Getting a keeper shot of wildlife with a point-and-shoot camera is possible, but not likely. Decide how serious you want to be about wildlife photography and outfit yourself with the best photo equipment your budget will allow. The variety and price range of photography equipment can be daunting, so it will take a little research and shopping to find the right combination for your needs. Used equipment in good condition is worth considering.

The types of images you wish to make will determine the focal length of lens you will need. Sweeping landscapes with flocks of birds or herds of elk can be made with a shorter lens. However, if you want to fill the frame with up-close pictures of wildlife, you will need a telephoto lens. You will need a 400- to 600-millimeter (mm) lens if you shoot a full-frame DSLR.

A high-quality DSLR camera with a telephoto lens is recommended for wildlife photography.

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Telephoto lenses accentuate camera movement, so you will need to use fast shutter speeds and a rock-solid camera support. A good-quality tripod is always your best bet, but a monopod also works and is quicker to reposition. In a pinch, you can support your lens on a fence post or even the hood of your vehicle. Just make sure the engine is not running. Many animals are accustomed to the sight of cars in their environment, so you may get some great shots by remaining in your vehicle and resting the lens on the door or a slightly rolled up window.

When hiking through thick forested areas, your ears can play a big part in finding potential subjects such as this red squirrel. New Mexico Department of Game and Fish photo by Zen Mocarski, New Mexico Wildlife magazine.

Above: When hiking through thick forested areas, your ears can play a big part in finding potential subjects such as this red squirrel. NMDGF photo by Zen Mocarski.

A shutter speed of at least 1/500 of a second or faster is needed for sharp pictures. The shutter speed you are able to use will depend on the amount of available light, your ISO (light sensitivity) setting, and the maximum aperture of your lens. Higher ISO settings enable faster shutter speeds, but image quality suffers the higher you go. It is best to use the lowest ISO needed for a good exposure at an adequate shutter speed. Some modern lenses are equipped with a vibration reduction feature. This slightly reduces the shutter speed needed when using a telephoto.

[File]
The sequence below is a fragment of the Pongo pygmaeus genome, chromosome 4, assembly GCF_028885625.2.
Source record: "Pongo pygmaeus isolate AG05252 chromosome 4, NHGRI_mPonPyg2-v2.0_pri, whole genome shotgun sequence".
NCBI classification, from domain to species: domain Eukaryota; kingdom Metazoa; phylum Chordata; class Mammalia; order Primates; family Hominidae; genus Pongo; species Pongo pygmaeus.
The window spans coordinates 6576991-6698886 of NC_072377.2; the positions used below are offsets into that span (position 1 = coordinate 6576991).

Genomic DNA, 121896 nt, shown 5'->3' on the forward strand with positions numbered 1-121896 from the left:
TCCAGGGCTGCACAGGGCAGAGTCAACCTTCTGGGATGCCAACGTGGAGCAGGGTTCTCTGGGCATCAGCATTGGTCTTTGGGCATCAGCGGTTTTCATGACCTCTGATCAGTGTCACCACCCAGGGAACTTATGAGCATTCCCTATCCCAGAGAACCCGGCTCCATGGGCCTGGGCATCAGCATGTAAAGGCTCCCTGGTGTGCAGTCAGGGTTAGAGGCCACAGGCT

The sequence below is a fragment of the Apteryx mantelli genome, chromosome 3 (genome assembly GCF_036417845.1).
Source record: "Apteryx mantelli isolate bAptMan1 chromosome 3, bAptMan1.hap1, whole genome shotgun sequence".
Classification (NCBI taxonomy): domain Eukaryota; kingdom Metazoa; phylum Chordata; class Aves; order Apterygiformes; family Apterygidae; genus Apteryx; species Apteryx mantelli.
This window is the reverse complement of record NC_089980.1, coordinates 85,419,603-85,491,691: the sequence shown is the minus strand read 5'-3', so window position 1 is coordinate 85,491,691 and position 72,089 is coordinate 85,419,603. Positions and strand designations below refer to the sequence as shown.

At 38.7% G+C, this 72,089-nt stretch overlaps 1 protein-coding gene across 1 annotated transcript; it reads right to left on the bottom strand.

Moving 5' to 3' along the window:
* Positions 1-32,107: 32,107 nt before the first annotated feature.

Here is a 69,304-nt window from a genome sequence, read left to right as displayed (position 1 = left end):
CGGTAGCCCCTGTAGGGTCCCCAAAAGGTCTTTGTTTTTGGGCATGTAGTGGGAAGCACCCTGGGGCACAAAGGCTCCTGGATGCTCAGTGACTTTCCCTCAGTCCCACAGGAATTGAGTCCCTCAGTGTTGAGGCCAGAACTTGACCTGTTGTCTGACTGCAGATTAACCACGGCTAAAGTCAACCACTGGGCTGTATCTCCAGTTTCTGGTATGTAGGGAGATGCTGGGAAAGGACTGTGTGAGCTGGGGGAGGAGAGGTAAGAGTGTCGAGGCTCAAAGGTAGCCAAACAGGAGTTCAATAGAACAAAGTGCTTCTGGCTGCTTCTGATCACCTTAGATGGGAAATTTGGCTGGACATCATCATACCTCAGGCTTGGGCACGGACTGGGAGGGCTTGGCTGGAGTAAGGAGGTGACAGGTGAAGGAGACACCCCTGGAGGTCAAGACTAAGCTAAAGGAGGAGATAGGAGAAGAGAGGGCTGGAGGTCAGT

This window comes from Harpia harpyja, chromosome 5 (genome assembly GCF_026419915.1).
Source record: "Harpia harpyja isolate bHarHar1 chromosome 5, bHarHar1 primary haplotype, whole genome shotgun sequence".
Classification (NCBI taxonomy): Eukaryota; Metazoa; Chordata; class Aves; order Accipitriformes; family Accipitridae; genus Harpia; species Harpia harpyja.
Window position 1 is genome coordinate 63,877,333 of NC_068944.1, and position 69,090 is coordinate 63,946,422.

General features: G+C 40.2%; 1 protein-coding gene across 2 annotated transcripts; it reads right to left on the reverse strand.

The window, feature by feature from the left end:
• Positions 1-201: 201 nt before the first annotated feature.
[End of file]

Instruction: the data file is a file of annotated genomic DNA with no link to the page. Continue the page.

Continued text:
Experiment

Digital cameras provide options that didn’t exist with film. You paid for all the pictures taken with film, but with digital photography it is possible to experiment with settings and delete unwanted photos at no additional cost.
Think of specific pictures you want to take and look in the camera manual for proper settings. Then experiment and adjust the settings until you get the image and lighting you had hoped for when you started.

Most digital cameras come with a variety of settings. Some people like to pick just one setting such as “auto,” and leave it there. While this works for snapshots, it is not a good practice for making good wildlife photos. There are too many variables to depend on your camera’s automatic setting. In-flight birds will pose a different challenge than a squirrel sitting perfectly still, so study your user manual and find which settings work for the pictures you’re trying to take.

Experimenting also will help you become familiar with the camera, and before long you’ll be able to change a setting without moving your eye from the finder.

Photographing  wildlife, raccoon, New Mexico Wildlife magazine, NMDGF.

Look before you shoot

Review your camera settings before taking to the field. Many great shots can be lost because settings from a previous excursion weren’t reviewed.

Respect wildlife

A telephoto lens allows you to make photos while minimizing the disturbance to wildlife. Most often, if you try to get too close to wildlife, it will simply flee and the opportunity is lost.

Now go out and shoot

The more photos you take, the better and more predictable the results will be. You will become more consistent in creating photographs that you will be proud to show.

About Zen Mocarski

Zen Mocarski

Zen Mocarski is the NMDGF Information and Education Division’s magazine editor. Letters and inquiries may be sent to Zenon Mocarski, New Mexico Wildlife, P.O. Box 25122, Santa Fe, NM 87504. Telephone: (505) 476-8013. Zenon.Mocarski@state.nm.us. Digital downloads of New Mexico Wildlife are available at: Archived Editions.